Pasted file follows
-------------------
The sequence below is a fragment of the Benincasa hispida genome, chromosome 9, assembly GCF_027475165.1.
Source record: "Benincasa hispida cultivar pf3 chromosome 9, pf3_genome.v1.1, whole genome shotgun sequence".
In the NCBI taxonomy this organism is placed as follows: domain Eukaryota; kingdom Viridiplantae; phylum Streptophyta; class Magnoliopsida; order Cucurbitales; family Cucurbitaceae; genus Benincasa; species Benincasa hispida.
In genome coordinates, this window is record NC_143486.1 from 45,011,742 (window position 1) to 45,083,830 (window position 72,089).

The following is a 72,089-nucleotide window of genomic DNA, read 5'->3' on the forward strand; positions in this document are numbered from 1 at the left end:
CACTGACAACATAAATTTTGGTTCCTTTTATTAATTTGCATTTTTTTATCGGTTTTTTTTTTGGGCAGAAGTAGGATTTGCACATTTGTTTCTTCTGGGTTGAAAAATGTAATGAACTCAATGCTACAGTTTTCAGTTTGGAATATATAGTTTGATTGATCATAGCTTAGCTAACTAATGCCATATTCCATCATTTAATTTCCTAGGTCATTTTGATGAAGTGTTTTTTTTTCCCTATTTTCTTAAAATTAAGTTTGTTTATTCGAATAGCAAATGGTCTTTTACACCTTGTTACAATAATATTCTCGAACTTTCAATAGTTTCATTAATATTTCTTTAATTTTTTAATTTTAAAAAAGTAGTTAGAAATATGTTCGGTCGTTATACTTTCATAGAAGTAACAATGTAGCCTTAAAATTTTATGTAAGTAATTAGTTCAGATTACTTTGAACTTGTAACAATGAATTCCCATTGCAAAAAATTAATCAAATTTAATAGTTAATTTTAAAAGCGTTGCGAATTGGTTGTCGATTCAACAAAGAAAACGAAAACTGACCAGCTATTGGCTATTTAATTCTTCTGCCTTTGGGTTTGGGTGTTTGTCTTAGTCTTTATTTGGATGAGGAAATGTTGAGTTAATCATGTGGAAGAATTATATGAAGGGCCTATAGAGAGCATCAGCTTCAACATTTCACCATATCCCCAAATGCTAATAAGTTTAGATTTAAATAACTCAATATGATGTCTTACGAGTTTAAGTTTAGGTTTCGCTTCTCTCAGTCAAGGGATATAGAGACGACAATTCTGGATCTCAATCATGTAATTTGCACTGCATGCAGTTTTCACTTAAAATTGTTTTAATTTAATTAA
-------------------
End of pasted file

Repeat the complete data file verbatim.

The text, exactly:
The sequence below is a fragment of the Benincasa hispida genome, chromosome 9, assembly GCF_027475165.1.
Source record: "Benincasa hispida cultivar pf3 chromosome 9, pf3_genome.v1.1, whole genome shotgun sequence".
In the NCBI taxonomy this organism is placed as follows: domain Eukaryota; kingdom Viridiplantae; phylum Streptophyta; class Magnoliopsida; order Cucurbitales; family Cucurbitaceae; genus Benincasa; species Benincasa hispida.
In genome coordinates, this window is record NC_143486.1 from 45,011,742 (window position 1) to 45,083,830 (window position 72,089).

The following is a 72,089-nucleotide window of genomic DNA, read 5'->3' on the forward strand; positions in this document are numbered from 1 at the left end:
CACTGACAACATAAATTTTGGTTCCTTTTATTAATTTGCATTTTTTTATCGGTTTTTTTTTTGGGCAGAAGTAGGATTTGCACATTTGTTTCTTCTGGGTTGAAAAATGTAATGAACTCAATGCTACAGTTTTCAGTTTGGAATATATAGTTTGATTGATCATAGCTTAGCTAACTAATGCCATATTCCATCATTTAATTTCCTAGGTCATTTTGATGAAGTGTTTTTTTTTCCCTATTTTCTTAAAATTAAGTTTGTTTATTCGAATAGCAAATGGTCTTTTACACCTTGTTACAATAATATTCTCGAACTTTCAATAGTTTCATTAATATTTCTTTAATTTTTTAATTTTAAAAAAGTAGTTAGAAATATGTTCGGTCGTTATACTTTCATAGAAGTAACAATGTAGCCTTAAAATTTTATGTAAGTAATTAGTTCAGATTACTTTGAACTTGTAACAATGAATTCCCATTGCAAAAAATTAATCAAATTTAATAGTTAATTTTAAAAGCGTTGCGAATTGGTTGTCGATTCAACAAAGAAAACGAAAACTGACCAGCTATTGGCTATTTAATTCTTCTGCCTTTGGGTTTGGGTGTTTGTCTTAGTCTTTATTTGGATGAGGAAATGTTGAGTTAATCATGTGGAAGAATTATATGAAGGGCCTATAGAGAGCATCAGCTTCAACATTTCACCATATCCCCAAATGCTAATAAGTTTAGATTTAAATAACTCAATATGATGTCTTACGAGTTTAAGTTTAGGTTTCGCTTCTCTCAGTCAAGGGATATAGAGACGACAATTCTGGATCTCAATCATGTAATTTGCACTGCATGCAGTTTTCACTTAAAATTGTTTTAATTTAATTAA